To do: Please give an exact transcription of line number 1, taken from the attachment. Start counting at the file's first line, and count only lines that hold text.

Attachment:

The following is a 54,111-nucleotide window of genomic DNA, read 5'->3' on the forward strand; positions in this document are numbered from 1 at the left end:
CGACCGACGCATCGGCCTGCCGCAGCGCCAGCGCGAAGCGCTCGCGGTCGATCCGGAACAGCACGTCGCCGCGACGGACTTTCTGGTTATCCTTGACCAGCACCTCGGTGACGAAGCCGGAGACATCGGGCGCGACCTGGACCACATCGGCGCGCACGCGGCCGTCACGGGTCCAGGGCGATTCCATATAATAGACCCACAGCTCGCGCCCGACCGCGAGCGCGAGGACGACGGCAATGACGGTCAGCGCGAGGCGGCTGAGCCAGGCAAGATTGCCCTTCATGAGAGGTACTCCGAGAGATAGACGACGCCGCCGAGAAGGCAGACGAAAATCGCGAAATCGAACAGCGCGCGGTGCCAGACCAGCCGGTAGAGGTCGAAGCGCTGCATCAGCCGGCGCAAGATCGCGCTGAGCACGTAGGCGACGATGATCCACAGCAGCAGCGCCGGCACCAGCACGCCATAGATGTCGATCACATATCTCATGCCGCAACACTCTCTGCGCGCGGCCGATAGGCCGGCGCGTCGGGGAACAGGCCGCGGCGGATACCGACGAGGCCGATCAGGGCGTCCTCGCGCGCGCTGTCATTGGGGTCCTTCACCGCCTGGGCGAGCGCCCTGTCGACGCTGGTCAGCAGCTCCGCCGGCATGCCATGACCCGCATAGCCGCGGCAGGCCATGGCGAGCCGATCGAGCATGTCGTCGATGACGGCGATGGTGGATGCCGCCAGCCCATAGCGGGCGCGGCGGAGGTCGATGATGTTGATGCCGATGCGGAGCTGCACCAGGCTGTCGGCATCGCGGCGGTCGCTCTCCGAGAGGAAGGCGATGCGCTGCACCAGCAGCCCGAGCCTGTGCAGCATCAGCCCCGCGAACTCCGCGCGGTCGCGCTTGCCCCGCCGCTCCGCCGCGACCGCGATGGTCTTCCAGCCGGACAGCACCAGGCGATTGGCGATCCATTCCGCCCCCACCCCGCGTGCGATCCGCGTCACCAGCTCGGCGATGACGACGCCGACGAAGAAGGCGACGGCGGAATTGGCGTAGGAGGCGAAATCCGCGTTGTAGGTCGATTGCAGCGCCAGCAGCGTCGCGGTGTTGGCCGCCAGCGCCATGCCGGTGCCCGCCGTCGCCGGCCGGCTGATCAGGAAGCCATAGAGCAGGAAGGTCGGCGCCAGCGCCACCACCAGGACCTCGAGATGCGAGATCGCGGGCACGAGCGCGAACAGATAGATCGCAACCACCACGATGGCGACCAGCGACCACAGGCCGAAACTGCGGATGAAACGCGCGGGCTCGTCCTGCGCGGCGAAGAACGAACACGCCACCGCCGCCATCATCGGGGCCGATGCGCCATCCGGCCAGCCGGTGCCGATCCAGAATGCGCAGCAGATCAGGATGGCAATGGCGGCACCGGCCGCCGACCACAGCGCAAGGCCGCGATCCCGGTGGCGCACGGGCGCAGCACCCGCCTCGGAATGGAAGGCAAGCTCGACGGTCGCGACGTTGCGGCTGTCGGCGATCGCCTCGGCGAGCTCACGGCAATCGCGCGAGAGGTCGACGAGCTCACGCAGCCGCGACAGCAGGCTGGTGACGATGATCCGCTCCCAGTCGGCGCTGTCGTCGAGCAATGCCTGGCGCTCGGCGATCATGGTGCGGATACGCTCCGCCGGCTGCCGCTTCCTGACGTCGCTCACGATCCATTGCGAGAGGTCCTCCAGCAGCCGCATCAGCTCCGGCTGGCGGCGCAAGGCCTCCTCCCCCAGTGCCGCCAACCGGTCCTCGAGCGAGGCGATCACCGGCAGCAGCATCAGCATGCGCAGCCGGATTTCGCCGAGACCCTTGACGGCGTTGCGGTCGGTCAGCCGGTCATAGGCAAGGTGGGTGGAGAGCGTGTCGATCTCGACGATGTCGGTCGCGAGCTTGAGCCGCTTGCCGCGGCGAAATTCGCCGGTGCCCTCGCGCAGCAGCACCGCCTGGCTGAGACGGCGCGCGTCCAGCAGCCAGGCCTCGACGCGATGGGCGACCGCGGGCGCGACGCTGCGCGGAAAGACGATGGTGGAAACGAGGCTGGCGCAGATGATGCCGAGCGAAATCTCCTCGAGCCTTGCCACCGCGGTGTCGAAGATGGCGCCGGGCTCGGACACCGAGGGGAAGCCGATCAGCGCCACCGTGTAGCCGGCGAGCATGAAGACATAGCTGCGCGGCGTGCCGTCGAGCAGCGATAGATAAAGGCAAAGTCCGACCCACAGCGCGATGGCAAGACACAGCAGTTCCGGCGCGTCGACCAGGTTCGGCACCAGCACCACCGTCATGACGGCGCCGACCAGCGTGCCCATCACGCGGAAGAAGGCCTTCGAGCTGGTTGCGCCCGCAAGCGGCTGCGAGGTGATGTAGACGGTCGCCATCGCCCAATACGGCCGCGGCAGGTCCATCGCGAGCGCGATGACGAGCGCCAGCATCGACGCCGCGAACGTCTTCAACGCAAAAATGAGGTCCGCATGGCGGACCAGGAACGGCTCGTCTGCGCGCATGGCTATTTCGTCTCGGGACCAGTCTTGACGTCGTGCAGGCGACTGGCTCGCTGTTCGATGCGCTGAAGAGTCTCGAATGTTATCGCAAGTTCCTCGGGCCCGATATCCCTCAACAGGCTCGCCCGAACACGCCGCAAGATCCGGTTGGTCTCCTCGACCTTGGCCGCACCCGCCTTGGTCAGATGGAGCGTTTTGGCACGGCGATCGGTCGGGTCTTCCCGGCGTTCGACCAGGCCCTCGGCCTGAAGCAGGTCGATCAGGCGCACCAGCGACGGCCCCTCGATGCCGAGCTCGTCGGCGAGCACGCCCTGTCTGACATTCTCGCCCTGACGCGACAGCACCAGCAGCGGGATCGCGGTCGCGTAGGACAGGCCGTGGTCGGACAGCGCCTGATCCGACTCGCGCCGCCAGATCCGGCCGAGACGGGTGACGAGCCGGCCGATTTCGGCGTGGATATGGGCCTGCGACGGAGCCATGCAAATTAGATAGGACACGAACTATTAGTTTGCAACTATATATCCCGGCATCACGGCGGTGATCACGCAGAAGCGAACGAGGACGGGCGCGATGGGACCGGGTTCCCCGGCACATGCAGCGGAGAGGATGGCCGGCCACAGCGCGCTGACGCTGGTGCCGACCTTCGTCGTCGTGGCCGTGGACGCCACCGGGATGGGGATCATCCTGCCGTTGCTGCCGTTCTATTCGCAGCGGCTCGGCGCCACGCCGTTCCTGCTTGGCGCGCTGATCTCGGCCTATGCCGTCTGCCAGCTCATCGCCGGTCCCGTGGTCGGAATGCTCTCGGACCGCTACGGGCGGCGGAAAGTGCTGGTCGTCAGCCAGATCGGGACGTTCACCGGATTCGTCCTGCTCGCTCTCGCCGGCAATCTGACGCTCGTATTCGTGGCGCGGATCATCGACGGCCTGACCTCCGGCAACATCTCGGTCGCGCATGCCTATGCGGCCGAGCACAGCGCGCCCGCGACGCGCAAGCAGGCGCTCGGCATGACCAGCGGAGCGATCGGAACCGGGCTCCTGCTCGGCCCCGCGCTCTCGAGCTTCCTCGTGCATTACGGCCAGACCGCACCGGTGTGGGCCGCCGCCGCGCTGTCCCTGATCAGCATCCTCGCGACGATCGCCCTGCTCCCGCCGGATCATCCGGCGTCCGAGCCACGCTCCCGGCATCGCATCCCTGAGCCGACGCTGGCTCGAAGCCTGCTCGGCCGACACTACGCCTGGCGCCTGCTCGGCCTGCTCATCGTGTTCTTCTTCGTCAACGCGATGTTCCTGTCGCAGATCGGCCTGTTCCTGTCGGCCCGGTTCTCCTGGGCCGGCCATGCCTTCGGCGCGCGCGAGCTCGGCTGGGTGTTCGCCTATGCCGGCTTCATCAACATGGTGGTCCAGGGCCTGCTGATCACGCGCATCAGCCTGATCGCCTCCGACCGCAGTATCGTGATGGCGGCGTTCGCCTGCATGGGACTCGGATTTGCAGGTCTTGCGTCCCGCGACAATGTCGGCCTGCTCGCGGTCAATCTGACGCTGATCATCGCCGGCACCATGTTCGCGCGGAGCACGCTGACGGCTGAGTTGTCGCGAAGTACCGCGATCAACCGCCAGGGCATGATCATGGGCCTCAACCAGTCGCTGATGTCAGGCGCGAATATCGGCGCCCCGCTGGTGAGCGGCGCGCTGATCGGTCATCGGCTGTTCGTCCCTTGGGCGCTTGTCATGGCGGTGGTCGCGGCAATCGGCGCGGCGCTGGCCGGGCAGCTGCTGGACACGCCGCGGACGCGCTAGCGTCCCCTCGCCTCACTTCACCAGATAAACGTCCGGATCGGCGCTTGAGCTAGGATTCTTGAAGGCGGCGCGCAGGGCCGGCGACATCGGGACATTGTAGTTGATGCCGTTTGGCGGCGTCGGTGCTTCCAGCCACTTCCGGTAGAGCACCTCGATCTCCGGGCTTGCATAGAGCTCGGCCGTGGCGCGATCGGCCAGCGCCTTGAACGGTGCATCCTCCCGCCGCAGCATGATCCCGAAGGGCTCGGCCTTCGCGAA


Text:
The following is a 54,111-nucleotide window of genomic DNA, read 5'->3' on the forward strand; positions in this document are numbered from 1 at the left end: